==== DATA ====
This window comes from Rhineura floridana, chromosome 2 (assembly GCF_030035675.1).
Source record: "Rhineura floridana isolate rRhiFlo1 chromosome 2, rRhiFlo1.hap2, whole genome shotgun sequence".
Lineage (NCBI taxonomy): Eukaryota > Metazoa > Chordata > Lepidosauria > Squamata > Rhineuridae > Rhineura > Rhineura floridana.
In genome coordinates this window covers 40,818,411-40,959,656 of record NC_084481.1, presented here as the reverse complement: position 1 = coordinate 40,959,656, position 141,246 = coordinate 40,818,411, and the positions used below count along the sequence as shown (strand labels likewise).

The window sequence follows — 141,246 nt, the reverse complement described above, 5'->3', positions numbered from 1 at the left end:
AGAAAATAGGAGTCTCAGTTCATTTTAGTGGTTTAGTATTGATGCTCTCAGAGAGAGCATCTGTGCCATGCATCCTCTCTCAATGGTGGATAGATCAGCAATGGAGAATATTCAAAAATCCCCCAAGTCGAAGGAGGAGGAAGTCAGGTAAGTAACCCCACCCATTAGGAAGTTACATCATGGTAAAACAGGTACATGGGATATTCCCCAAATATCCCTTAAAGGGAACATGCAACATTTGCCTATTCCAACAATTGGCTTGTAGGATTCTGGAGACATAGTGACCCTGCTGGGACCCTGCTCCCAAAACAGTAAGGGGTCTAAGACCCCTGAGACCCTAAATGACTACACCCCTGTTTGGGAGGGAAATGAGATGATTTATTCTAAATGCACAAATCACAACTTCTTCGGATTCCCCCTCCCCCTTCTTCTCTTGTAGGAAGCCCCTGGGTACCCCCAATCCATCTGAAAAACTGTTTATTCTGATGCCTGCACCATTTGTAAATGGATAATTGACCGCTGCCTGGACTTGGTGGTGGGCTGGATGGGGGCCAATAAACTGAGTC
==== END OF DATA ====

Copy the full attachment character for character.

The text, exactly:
This window comes from Rhineura floridana, chromosome 2 (assembly GCF_030035675.1).
Source record: "Rhineura floridana isolate rRhiFlo1 chromosome 2, rRhiFlo1.hap2, whole genome shotgun sequence".
Lineage (NCBI taxonomy): Eukaryota > Metazoa > Chordata > Lepidosauria > Squamata > Rhineuridae > Rhineura > Rhineura floridana.
In genome coordinates this window covers 40,818,411-40,959,656 of record NC_084481.1, presented here as the reverse complement: position 1 = coordinate 40,959,656, position 141,246 = coordinate 40,818,411, and the positions used below count along the sequence as shown (strand labels likewise).

The window sequence follows — 141,246 nt, the reverse complement described above, 5'->3', positions numbered from 1 at the left end:
AGAAAATAGGAGTCTCAGTTCATTTTAGTGGTTTAGTATTGATGCTCTCAGAGAGAGCATCTGTGCCATGCATCCTCTCTCAATGGTGGATAGATCAGCAATGGAGAATATTCAAAAATCCCCCAAGTCGAAGGAGGAGGAAGTCAGGTAAGTAACCCCACCCATTAGGAAGTTACATCATGGTAAAACAGGTACATGGGATATTCCCCAAATATCCCTTAAAGGGAACATGCAACATTTGCCTATTCCAACAATTGGCTTGTAGGATTCTGGAGACATAGTGACCCTGCTGGGACCCTGCTCCCAAAACAGTAAGGGGTCTAAGACCCCTGAGACCCTAAATGACTACACCCCTGTTTGGGAGGGAAATGAGATGATTTATTCTAAATGCACAAATCACAACTTCTTCGGATTCCCCCTCCCCCTTCTTCTCTTGTAGGAAGCCCCTGGGTACCCCCAATCCATCTGAAAAACTGTTTATTCTGATGCCTGCACCATTTGTAAATGGATAATTGACCGCTGCCTGGACTTGGTGGTGGGCTGGATGGGGGCCAATAAACTGAGTC